In 2022, Duke in DC also launched a new video series, “Duke Research and the Federal Funding that Makes it Possible.” The series highlights projects throughout Duke University that are progressing science, innovation and discovery, and underlines the positive impacts they are creating for the state of North Carolina. The first two videos of the series are DOE (Department of Energy) and the Triangle Universities Nuclear Laboratory (TUNL) and NIH (National Institutes of Health) and Duke’s Superfund Research Center.  

There has been strong representation from Duke faculty on the hill this semester. William (Sandy) Darity, Manju Puri and Shane Stansbury each provided expert testimony to Congress.  

Darity spoke to the House Financial Services Committee Oversight and Investigations Subcommittee about the role of financial institutions in the horrors of slavery and the need for atonement. Puri spoke to the House Small Business Subcommittee on Oversight, Investigations and Regulations on the Paycheck Protection Program (PPP). Stansbury spoke to the Senate Committee on Banking, Housing and Urban Affairs on the role of digital assets in illicit finance

The DC Digest-April 15, 2022

  • National AI Advisory Committee Announced by Department of Commerce
  • DACA Renewals Move Online
  • White House Summit on Health Threats to Feature Duke Expert
  • Tweet of the Week!

Duke and NCCU ROTC Cadets Take Washington, D.C.

Duke and NCCU cadets traveled from Durham to the nation’s capital for two intensive days of meetings. The Duke in DC office hosted a welcome dinner, providing cadets a valuable opportunity to network with Duke alumni working in a range of national security positions throughout the city. The catered dinner featured a conversation between Duke alumni Wyndee Parker ‘91, national security advisor to Speaker Nancy Pelosi (D-CA) and Pat Thompson ‘11, national security advisor to Senator Roger Wicker (R-MS), moderated by Amy Kramer ’18, special assistant and policy analyst in the U.S. Army.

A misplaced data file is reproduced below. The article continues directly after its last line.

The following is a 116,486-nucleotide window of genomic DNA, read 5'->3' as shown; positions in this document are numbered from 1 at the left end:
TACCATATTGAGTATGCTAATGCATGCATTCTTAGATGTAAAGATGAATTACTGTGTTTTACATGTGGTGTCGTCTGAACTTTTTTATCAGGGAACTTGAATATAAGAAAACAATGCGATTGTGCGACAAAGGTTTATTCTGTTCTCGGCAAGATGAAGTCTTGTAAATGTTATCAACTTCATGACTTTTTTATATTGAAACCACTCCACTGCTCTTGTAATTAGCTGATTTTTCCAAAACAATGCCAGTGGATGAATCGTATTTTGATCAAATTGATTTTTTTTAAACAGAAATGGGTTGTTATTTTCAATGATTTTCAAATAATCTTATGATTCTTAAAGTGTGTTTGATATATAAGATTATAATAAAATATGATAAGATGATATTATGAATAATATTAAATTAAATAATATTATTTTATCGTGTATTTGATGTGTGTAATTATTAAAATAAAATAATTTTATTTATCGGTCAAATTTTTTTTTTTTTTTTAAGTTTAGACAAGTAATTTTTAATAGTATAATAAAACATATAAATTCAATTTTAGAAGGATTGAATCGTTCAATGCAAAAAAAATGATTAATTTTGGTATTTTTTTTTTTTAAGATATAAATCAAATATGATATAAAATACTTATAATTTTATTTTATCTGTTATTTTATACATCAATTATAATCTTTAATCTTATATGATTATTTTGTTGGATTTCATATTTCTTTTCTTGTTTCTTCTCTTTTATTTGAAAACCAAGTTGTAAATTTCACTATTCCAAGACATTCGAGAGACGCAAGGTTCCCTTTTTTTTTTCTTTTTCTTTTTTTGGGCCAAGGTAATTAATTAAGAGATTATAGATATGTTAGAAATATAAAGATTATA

Ms. Parker and Mr. Thompson shared their experiences as national security advisors and addressed issues related to defense, national security, and foreign relations. Despite their positions across the aisle, Ms. Parker and Mr. Thompson leaned into the importance of unity and bipartisanship in their work. Ms. Parker explained, “Contrary to what people may think, especially concerning national security, there is a great deal of bipartisanship.” Mr. Thompson added, “I think there’s a lot of fighting when you see the news, but there is a lot of friendship behind the scenes.”

During the two-day trip, the cadets attended briefings at the Pentagon where they learned about current national security issues and decision making. This spring, senior NCCU and Duke ROTC cadets will prepare to transition from undergraduate students to members of either active or passive duty in military reserves. The Duke in DC and DukeDC alumni offices organized this event to provide an opportunity for the students to meet alumni and gain insights into a variety of potential career paths and opportunities.

Entering the home stretch of their undergraduate careers, the senior ROTC cadets were excited for the opportunity to speak with military leaders and security advisors. Elise Bousquette, a Duke ROTC senior, helped coordinate the event with the Duke in DC office. “The [ROTC] trip was meant to serve as an educational experience for the seniors in the Duke/NCCU Army ROTC program prior to our upcoming commissioning. It was meant to contextualize our future careers as Army Officers in the broader national security space,” Bousquette explained.

“This trip was a great way to meet people doing important work on Army policy and foreign policy more generally. It allowed us to tap into the distinguished network of Duke alumni working in D.C. - an invaluable experience!”

Elise Bousquette

Bousquette also expressed gratitude to Duke in DC Director Jeff Harris ‘07, Duke in DC Program Specialist Lizzie Devitt ’18 and DukeDC Regional Director Louise Meyer ‘87, for their efforts to make the event possible for the cadets. “Without [their] consistent enthusiasm and support, the alumni dinner would not have been possible. They truly enriched our time in D.C., and I am grateful for all the help Duke in DC and the Duke Alumni Engagement and Development offices so readily provided”.

By Deven Stewart, 4/14/22